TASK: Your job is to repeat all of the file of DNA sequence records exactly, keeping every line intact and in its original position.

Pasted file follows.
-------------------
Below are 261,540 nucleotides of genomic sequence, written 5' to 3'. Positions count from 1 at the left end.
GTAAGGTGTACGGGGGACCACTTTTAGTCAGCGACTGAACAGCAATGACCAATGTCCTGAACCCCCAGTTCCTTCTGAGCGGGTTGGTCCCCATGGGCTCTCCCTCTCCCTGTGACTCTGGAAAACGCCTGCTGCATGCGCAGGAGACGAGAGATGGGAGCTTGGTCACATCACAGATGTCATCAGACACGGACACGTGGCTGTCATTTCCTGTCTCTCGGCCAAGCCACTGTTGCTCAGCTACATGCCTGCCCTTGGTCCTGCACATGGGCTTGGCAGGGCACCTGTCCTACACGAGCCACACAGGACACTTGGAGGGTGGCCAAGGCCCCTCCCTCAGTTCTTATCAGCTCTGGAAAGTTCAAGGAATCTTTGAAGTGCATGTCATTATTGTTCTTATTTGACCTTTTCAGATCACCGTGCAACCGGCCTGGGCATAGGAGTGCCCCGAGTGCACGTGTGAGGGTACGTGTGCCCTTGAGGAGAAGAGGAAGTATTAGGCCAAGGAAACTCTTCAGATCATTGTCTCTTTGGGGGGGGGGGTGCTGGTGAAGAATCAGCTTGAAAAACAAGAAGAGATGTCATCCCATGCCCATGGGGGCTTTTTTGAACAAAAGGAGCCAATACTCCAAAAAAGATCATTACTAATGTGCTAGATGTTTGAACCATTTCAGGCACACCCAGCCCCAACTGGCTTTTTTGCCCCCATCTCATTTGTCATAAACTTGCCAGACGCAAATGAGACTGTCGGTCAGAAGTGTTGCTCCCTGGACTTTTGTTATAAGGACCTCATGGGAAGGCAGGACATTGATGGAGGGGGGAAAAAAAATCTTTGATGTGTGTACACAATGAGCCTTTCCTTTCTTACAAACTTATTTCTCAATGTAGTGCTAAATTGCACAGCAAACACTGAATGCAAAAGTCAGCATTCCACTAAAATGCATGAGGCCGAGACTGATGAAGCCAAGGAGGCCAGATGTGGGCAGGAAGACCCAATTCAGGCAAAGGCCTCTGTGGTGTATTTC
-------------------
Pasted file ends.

Below are 261,540 nucleotides of genomic sequence, written 5' to 3'. Positions count from 1 at the left end.
GTAAGGTGTACGGGGGACCACTTTTAGTCAGCGACTGAACAGCAATGACCAATGTCCTGAACCCCCAGTTCCTTCTGAGCGGGTTGGTCCCCATGGGCTCTCCCTCTCCCTGTGACTCTGGAAAACGCCTGCTGCATGCGCAGGAGACGAGAGATGGGAGCTTGGTCACATCACAGATGTCATCAGACACGGACACGTGGCTGTCATTTCCTGTCTCTCGGCCAAGCCACTGTTGCTCAGCTACATGCCTGCCCTTGGTCCTGCACATGGGCTTGGCAGGGCACCTGTCCTACACGAGCCACACAGGACACTTGGAGGGTGGCCAAGGCCCCTCCCTCAGTTCTTATCAGCTCTGGAAAGTTCAAGGAATCTTTGAAGTGCATGTCATTATTGTTCTTATTTGACCTTTTCAGATCACCGTGCAACCGGCCTGGGCATAGGAGTGCCCCGAGTGCACGTGTGAGGGTACGTGTGCCCTTGAGGAGAAGAGGAAGTATTAGGCCAAGGAAACTCTTCAGATCATTGTCTCTTTGGGGGGGGGGGTGCTGGTGAAGAATCAGCTTGAAAAACAAGAAGAGATGTCATCCCATGCCCATGGGGGCTTTTTTGAACAAAAGGAGCCAATACTCCAAAAAAGATCATTACTAATGTGCTAGATGTTTGAACCATTTCAGGCACACCCAGCCCCAACTGGCTTTTTTGCCCCCATCTCATTTGTCATAAACTTGCCAGACGCAAATGAGACTGTCGGTCAGAAGTGTTGCTCCCTGGACTTTTGTTATAAGGACCTCATGGGAAGGCAGGACATTGATGGAGGGGGGAAAAAAAATCTTTGATGTGTGTACACAATGAGCCTTTCCTTTCTTACAAACTTATTTCTCAATGTAGTGCTAAATTGCACAGCAAACACTGAATGCAAAAGTCAGCATTCCACTAAAATGCATGAGGCCGAGACTGATGAAGCCAAGGAGGCCAGATGTGGGCAGGAAGACCCAATTCAGGCAAAGGCCTCTGTGGTGTATTTC